Opening Week in the NFL: Why it may matter more than you think

Opening Week in the NFL: Why it may matter more than you think

Michael Keating

What some may consider to be the best time of the year, the National Football League opened its 2016 regular season this past Thursday with the Denver Broncos facing off against the Carolina Panthers in a Super Bowl rematch. Sunday, however, was when most fans were glued to their television as 26 other teams embarked on their 2016 campaign.

Although a win in the opening week counts the same as a win in any other week, there certainly is an importance to securing a victory to start the year. A season opening win can make even the most rational sports fan change their prediction based off of three hours of play.

Take the Philadelphia Eagles, for example. Many sports experts and writers predicted the Eagles to win at most seven games this season. After opening up the year against the Cleveland Browns with 29-10 win, many of those same people are mentioning the Eagles and playoffs in the same breath.

This may seem a little ludicrous. It’s the Browns; the same team that only has one winning season in the past 13 years and has become the laughing stock of the NFL. How can the fate of the season be determined by a win over such a lowly team? Well, one might be a bit surprised as to how important an opening day win can actually be.

According to playoffstatus.com, a website that uses statistical analysis based on a variety of factors to give NFL teams playoff odds, the Tampa Bay Buccaneers currently have the highest percent odds make the playoffs at 61 percent. Prior to the season, ESPN predicted that the Buccaneers would only have an 8-8 record and not make the playoffs. Why the sudden change in odds? One has to look at historical data to see why.

Over the past ten seasons, teams that have made the playoffs have a record of 81-39 in week one of the season, which equates to a win percentage of .675. If you take out playoff teams that played other playoff teams in week one, since one team would have to win and the other would have to lose, that winning percentage goes up .747. In fact, 80 percent of Super Bowl winners have won their opening game; the most recent anomaly being the 2014 New England Patriots.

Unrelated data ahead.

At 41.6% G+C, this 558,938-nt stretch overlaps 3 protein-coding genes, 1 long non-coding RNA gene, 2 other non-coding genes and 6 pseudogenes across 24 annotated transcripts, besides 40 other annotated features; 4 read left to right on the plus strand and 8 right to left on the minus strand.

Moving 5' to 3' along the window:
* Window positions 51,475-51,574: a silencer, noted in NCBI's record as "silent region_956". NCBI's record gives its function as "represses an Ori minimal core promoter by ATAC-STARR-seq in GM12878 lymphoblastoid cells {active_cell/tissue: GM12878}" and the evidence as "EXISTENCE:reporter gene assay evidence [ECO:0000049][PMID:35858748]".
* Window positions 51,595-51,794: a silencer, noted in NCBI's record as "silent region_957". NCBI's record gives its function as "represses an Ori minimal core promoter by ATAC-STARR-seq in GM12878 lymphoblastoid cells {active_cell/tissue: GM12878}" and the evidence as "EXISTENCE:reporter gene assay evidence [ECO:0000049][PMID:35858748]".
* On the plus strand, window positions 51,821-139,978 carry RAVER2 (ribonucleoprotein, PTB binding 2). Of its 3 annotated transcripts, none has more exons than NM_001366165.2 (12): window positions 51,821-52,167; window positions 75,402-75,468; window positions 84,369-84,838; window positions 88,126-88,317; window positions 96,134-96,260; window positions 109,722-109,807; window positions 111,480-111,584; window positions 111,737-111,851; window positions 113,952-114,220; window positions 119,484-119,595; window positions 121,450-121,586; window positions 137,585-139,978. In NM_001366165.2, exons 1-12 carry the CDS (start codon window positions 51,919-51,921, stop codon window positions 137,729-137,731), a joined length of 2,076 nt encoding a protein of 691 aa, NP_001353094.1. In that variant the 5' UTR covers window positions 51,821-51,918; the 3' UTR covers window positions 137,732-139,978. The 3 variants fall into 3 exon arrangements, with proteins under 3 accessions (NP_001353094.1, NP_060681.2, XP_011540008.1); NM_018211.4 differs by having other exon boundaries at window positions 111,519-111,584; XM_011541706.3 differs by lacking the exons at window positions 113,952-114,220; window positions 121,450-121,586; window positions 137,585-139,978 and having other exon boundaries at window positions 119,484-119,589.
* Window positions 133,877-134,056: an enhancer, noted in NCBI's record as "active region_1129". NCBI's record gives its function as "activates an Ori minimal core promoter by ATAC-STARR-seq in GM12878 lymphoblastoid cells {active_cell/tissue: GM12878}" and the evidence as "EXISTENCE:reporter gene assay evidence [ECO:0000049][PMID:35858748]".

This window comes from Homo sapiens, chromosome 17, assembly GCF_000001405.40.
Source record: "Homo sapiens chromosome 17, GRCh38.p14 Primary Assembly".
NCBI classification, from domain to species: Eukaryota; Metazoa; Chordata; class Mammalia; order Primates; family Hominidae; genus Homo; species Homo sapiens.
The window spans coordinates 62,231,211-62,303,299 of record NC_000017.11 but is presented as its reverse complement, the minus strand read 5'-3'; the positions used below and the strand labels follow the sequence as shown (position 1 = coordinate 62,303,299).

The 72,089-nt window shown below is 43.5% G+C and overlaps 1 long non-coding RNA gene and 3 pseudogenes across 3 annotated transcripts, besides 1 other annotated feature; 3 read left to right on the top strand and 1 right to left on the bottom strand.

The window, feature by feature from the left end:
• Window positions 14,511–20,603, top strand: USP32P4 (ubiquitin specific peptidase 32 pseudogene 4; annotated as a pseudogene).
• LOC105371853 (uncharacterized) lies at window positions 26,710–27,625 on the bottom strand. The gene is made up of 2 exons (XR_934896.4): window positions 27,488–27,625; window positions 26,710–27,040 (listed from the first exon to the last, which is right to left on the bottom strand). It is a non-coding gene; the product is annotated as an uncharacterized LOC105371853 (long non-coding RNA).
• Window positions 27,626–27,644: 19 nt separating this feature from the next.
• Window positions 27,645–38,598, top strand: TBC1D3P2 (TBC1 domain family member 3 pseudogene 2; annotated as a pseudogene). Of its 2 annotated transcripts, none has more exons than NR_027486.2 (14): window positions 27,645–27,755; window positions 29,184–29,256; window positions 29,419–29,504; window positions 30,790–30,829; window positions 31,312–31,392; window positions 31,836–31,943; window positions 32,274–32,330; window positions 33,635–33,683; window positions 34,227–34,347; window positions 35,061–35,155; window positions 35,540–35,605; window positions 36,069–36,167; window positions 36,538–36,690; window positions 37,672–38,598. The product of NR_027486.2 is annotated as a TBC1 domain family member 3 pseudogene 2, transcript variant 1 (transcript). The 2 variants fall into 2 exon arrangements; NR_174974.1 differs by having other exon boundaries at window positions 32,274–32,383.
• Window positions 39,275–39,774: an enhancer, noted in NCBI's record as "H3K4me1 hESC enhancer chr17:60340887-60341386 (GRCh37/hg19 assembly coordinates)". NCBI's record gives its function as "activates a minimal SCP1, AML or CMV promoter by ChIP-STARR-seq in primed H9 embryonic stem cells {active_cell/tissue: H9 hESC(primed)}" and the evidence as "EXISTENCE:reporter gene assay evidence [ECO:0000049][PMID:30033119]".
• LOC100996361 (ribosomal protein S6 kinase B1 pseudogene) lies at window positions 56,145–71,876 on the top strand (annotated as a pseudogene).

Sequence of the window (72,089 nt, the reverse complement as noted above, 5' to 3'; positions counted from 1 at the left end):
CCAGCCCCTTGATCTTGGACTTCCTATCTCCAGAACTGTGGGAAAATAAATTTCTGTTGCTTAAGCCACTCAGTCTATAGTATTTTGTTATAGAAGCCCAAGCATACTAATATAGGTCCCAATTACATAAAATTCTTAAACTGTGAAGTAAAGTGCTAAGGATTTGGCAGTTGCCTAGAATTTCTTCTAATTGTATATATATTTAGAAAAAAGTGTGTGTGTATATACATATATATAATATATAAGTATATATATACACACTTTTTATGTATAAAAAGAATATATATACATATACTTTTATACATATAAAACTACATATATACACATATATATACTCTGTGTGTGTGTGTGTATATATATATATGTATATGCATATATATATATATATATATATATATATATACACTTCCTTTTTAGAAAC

There are many explanations as to why week one is important. Statistically speaking, a win in the first week does give you an advantage over your opponents, but it should not be as large as what we are seeing. There must be some sort of intangible benefit an opening week victor receives. I believe that the answer lies in the media.

On Sunday night, the Arizona Cardinals lost to the Patriots on a missed field goal by Chandler Catanzaro in the final minute. They were within just a few feet of avoiding the harsh scrutiny an NFL team receives following a loss. Now, they are faced with questions as to how they could lose to a team without its starting quarterback and all-pro tight end.

This week, the Cardinals must face off against the Buccaneers under extreme pressure to secure their first win. They realize that with a 0-2 start to their season, there will be many unanswered questions following their game.

To the fans that brush off a week one loss like it’s nothing, think again. Your season is most likely on the line this week. And although it may seem unreasonable to think the Eagles and Buccaneers could make the playoffs, history certainly suggests otherwise.